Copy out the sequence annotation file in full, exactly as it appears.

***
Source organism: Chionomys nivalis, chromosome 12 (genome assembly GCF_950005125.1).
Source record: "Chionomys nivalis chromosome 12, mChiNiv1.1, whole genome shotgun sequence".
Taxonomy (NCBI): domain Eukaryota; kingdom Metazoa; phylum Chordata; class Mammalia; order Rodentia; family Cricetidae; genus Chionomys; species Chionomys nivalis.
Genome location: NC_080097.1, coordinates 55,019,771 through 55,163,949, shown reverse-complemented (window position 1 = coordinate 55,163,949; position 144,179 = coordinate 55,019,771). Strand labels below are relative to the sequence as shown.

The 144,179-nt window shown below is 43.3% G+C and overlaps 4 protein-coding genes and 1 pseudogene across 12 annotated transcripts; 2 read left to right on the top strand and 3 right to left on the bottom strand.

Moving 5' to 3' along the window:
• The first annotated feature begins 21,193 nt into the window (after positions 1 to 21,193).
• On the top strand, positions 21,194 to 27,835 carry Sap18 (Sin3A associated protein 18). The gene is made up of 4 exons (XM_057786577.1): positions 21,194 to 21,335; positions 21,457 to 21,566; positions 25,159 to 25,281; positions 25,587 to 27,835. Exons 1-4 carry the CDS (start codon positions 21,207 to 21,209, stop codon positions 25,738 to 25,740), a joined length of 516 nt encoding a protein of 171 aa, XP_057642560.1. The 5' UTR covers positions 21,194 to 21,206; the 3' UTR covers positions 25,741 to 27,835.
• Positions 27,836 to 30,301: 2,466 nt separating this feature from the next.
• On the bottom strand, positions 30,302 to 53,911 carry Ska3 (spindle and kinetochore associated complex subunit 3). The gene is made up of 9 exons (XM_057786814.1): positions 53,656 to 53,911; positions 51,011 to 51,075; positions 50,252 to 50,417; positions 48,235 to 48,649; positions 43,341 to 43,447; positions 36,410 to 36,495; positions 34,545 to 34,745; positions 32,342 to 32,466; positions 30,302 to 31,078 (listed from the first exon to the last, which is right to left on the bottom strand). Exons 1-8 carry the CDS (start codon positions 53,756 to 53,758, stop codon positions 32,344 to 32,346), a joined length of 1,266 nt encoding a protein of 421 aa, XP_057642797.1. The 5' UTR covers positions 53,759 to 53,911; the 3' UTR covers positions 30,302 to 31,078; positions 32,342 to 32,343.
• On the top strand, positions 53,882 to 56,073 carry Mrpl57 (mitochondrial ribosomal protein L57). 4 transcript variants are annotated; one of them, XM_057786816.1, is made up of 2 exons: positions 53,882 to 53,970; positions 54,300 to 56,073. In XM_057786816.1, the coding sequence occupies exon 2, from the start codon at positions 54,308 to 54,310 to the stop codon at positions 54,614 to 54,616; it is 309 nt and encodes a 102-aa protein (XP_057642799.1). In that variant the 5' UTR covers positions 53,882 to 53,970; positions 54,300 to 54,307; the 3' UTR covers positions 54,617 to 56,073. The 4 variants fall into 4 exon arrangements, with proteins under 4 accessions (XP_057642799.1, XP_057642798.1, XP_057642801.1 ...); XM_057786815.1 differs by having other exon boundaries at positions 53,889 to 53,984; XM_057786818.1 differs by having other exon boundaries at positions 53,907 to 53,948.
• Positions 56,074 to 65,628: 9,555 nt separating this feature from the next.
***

Source organism: Chionomys nivalis, chromosome 12 (genome assembly GCF_950005125.1).
Source record: "Chionomys nivalis chromosome 12, mChiNiv1.1, whole genome shotgun sequence".
Taxonomy (NCBI): domain Eukaryota; kingdom Metazoa; phylum Chordata; class Mammalia; order Rodentia; family Cricetidae; genus Chionomys; species Chionomys nivalis.
Genome location: NC_080097.1, coordinates 55,019,771 through 55,163,949, shown reverse-complemented (window position 1 = coordinate 55,163,949; position 144,179 = coordinate 55,019,771). Strand labels below are relative to the sequence as shown.

The 144,179-nt window shown below is 43.3% G+C and overlaps 4 protein-coding genes and 1 pseudogene across 12 annotated transcripts; 2 read left to right on the top strand and 3 right to left on the bottom strand.

Moving 5' to 3' along the window:
• The first annotated feature begins 21,193 nt into the window (after positions 1 to 21,193).
• On the top strand, positions 21,194 to 27,835 carry Sap18 (Sin3A associated protein 18). The gene is made up of 4 exons (XM_057786577.1): positions 21,194 to 21,335; positions 21,457 to 21,566; positions 25,159 to 25,281; positions 25,587 to 27,835. Exons 1-4 carry the CDS (start codon positions 21,207 to 21,209, stop codon positions 25,738 to 25,740), a joined length of 516 nt encoding a protein of 171 aa, XP_057642560.1. The 5' UTR covers positions 21,194 to 21,206; the 3' UTR covers positions 25,741 to 27,835.
• Positions 27,836 to 30,301: 2,466 nt separating this feature from the next.
• On the bottom strand, positions 30,302 to 53,911 carry Ska3 (spindle and kinetochore associated complex subunit 3). The gene is made up of 9 exons (XM_057786814.1): positions 53,656 to 53,911; positions 51,011 to 51,075; positions 50,252 to 50,417; positions 48,235 to 48,649; positions 43,341 to 43,447; positions 36,410 to 36,495; positions 34,545 to 34,745; positions 32,342 to 32,466; positions 30,302 to 31,078 (listed from the first exon to the last, which is right to left on the bottom strand). Exons 1-8 carry the CDS (start codon positions 53,756 to 53,758, stop codon positions 32,344 to 32,346), a joined length of 1,266 nt encoding a protein of 421 aa, XP_057642797.1. The 5' UTR covers positions 53,759 to 53,911; the 3' UTR covers positions 30,302 to 31,078; positions 32,342 to 32,343.
• On the top strand, positions 53,882 to 56,073 carry Mrpl57 (mitochondrial ribosomal protein L57). 4 transcript variants are annotated; one of them, XM_057786816.1, is made up of 2 exons: positions 53,882 to 53,970; positions 54,300 to 56,073. In XM_057786816.1, the coding sequence occupies exon 2, from the start codon at positions 54,308 to 54,310 to the stop codon at positions 54,614 to 54,616; it is 309 nt and encodes a 102-aa protein (XP_057642799.1). In that variant the 5' UTR covers positions 53,882 to 53,970; positions 54,300 to 54,307; the 3' UTR covers positions 54,617 to 56,073. The 4 variants fall into 4 exon arrangements, with proteins under 4 accessions (XP_057642799.1, XP_057642798.1, XP_057642801.1 ...); XM_057786815.1 differs by having other exon boundaries at positions 53,889 to 53,984; XM_057786818.1 differs by having other exon boundaries at positions 53,907 to 53,948.
• Positions 56,074 to 65,628: 9,555 nt separating this feature from the next.